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U.S. Department of Health and Human Services

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J Food Safety 1996 Sep;16(3):231-7

Effect of Sanitizers on Listeria Monocytogenes Attached to Latex Gloves

McCarthy SA


Contamination of ready-to-eat seafoods with Listeria monocytogenes is a major concern of the seafood industry. One means of control is the use of hand sanitizers. Five sanitizers (chlorine bleach, Zep-i-dineTM, Zepamine ATM, ZepTM Instant Hand Sanitizer, and Ultra-KleenTM) were evaluated for effectiveness against L. monocytogenes attached to latex gloves in the presence of phosphate buffered saline or crab cooking water. Cooking water had been used to boil the crabs and was heavily laden with organic nutrients. Chlorine, Zepamine ATM, and Ultra-KleenTM reduced numbers of attached L. monocytogenes to nondetectable levels in the presence of phosphate buffered saline; Zep-i-dineTM and ZepTM Instant Hand Sanitizer were less effective. In the presence of crab cooking water, only Ultra-KleenTM reduced cell numbers to nondetectable levels; the effectiveness of the remaining sanitizers was reduced. Extreme care must be taken when choosing hand sanitizers as their efficacy may be affected by organic residues on the gloves of food handlers.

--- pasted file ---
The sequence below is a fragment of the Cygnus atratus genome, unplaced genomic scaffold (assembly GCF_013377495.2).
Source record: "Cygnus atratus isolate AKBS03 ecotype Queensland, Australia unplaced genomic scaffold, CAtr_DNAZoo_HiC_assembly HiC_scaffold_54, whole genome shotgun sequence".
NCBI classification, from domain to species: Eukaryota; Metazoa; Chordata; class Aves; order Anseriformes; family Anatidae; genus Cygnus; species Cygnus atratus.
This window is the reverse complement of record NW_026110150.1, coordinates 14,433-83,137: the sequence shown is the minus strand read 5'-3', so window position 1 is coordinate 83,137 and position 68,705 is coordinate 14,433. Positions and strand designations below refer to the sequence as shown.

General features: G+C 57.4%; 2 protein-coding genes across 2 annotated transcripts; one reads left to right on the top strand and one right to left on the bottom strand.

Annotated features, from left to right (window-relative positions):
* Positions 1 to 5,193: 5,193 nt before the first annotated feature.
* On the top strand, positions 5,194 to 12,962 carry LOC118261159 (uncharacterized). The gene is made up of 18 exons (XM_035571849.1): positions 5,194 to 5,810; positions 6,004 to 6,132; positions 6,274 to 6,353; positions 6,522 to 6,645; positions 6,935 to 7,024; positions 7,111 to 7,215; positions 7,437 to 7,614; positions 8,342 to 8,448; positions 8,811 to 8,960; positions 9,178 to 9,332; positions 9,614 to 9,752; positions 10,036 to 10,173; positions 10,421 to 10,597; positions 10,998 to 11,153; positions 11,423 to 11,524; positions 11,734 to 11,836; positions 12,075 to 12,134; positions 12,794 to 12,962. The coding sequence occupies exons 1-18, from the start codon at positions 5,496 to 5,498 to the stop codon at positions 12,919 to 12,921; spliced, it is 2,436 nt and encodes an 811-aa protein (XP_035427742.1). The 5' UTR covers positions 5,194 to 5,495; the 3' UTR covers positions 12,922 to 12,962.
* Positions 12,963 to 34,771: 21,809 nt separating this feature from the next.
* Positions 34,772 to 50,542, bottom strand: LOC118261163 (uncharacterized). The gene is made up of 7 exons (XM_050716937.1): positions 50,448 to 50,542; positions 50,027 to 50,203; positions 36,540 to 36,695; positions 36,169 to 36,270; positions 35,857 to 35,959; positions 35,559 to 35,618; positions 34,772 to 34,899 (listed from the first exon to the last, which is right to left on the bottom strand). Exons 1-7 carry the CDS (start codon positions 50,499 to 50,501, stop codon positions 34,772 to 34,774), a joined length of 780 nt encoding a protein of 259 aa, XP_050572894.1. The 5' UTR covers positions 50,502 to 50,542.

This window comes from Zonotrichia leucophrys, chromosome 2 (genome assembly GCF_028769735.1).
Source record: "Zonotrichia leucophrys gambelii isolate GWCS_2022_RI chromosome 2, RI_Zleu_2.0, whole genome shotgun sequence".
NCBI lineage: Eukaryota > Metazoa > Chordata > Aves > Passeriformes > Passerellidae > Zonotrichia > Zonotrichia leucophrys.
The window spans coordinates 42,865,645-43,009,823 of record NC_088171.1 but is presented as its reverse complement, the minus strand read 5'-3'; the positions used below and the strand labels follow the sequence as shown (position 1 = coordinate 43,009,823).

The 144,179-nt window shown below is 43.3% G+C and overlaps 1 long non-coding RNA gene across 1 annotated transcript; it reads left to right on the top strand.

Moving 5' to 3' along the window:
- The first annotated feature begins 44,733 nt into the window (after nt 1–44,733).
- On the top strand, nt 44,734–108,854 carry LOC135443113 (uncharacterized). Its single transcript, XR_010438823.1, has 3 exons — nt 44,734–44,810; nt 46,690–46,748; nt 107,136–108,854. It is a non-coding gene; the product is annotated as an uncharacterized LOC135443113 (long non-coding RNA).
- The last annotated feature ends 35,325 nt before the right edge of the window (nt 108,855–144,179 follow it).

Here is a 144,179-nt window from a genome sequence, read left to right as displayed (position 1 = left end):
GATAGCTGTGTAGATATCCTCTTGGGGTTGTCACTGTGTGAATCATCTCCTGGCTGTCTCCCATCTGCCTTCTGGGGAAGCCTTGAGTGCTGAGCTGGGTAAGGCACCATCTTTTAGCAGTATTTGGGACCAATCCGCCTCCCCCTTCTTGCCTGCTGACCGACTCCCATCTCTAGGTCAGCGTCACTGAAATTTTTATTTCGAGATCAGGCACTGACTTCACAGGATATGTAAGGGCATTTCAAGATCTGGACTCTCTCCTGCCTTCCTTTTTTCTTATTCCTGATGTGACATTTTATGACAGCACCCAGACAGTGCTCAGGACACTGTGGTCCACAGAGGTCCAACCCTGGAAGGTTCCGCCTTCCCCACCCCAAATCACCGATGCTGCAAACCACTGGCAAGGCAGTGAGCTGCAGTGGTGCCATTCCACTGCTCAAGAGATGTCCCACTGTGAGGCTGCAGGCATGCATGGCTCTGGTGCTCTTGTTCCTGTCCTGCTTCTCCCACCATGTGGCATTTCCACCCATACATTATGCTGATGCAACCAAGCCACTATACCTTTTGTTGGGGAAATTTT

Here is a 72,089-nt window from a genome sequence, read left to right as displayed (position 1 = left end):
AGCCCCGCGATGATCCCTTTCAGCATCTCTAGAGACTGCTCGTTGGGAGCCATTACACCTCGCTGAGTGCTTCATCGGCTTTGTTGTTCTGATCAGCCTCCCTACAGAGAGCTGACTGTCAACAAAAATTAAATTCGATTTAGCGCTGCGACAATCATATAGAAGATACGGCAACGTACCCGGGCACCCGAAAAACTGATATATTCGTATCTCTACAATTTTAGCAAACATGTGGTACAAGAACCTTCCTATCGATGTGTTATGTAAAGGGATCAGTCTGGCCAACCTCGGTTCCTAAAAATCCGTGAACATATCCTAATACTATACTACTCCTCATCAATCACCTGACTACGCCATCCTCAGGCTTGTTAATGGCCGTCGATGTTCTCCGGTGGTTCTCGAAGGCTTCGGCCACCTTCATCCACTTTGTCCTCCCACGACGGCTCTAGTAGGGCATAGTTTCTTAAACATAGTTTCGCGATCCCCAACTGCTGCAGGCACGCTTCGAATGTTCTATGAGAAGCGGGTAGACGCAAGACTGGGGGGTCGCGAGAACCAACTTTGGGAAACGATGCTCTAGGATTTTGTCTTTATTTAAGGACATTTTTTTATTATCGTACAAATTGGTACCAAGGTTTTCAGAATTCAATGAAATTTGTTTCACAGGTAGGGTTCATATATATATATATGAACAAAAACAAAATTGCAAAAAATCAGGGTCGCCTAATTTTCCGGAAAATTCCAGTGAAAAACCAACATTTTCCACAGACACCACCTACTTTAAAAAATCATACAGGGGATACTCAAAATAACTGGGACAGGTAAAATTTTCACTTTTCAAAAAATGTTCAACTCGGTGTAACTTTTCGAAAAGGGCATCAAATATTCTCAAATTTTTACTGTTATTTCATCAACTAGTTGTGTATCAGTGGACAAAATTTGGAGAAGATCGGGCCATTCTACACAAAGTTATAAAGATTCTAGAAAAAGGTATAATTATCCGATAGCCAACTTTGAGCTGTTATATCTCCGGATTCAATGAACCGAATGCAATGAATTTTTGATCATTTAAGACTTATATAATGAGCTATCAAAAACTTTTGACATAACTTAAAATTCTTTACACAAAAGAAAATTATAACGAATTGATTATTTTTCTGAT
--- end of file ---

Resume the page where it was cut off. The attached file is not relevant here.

Category: Journal Article
DOI: 10.1111/j.1745-4565.1996.tb00163.x
Includes FDA Authors from Scientific Area(s): Food
Entry Created: 2012-12-26